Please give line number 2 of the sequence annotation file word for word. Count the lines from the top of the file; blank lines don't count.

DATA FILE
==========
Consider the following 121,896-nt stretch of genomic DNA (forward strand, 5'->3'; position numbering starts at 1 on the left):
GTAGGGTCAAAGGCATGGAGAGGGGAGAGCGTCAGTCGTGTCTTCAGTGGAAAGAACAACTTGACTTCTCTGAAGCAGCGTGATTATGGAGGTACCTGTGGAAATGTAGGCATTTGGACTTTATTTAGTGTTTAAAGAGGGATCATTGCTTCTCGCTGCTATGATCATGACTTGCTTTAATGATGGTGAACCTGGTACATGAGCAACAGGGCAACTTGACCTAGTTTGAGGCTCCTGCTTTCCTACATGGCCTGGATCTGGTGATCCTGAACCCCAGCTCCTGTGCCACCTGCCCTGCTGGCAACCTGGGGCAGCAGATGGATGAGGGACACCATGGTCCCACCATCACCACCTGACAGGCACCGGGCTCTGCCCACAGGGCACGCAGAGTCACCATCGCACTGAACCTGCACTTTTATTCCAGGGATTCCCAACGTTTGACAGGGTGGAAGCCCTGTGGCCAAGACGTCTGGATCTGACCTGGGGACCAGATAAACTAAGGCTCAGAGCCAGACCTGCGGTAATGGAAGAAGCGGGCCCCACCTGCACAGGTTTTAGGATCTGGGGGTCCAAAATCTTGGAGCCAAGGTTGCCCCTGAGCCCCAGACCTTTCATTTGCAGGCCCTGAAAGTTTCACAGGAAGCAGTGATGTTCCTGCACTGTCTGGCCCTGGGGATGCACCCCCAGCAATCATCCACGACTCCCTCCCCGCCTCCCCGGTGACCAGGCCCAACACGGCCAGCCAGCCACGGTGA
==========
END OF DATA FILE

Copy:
GTAGGGTCAAAGGCATGGAGAGGGGAGAGCGTCAGTCGTGTCTTCAGTGGAAAGAACAACTTGACTTCTCTGAAGCAGCGTGATTATGGAGGTACCTGTGGAAATGTAGGCATTTGGACTTTATTTAGTGTTTAAAGAGGGATCATTGCTTCTCGCTGCTATGATCATGACTTGCTTTAATGATGGTGAACCTGGTACATGAGCAACAGGGCAACTTGACCTAGTTTGAGGCTCCTGCTTTCCTACATGGCCTGGATCTGGTGATCCTGAACCCCAGCTCCTGTGCCACCTGCCCTGCTGGCAACCTGGGGCAGCAGATGGATGAGGGACACCATGGTCCCACCATCACCACCTGACAGGCACCGGGCTCTGCCCACAGGGCACGCAGAGTCACCATCGCACTGAACCTGCACTTTTATTCCAGGGATTCCCAACGTTTGACAGGGTGGAAGCCCTGTGGCCAAGACGTCTGGATCTGACCTGGGGACCAGATAAACTAAGGCTCAGAGCCAGACCTGCGGTAATGGAAGAAGCGGGCCCCACCTGCACAGGTTTTAGGATCTGGGGGTCCAAAATCTTGGAGCCAAGGTTGCCCCTGAGCCCCAGACCTTTCATTTGCAGGCCCTGAAAGTTTCACAGGAAGCAGTGATGTTCCTGCACTGTCTGGCCCTGGGGATGCACCCCCAGCAATCATCCACGACTCCCTCCCCGCCTCCCCGGTGACCAGGCCCAACACGGCCAGCCAGCCACGGTGA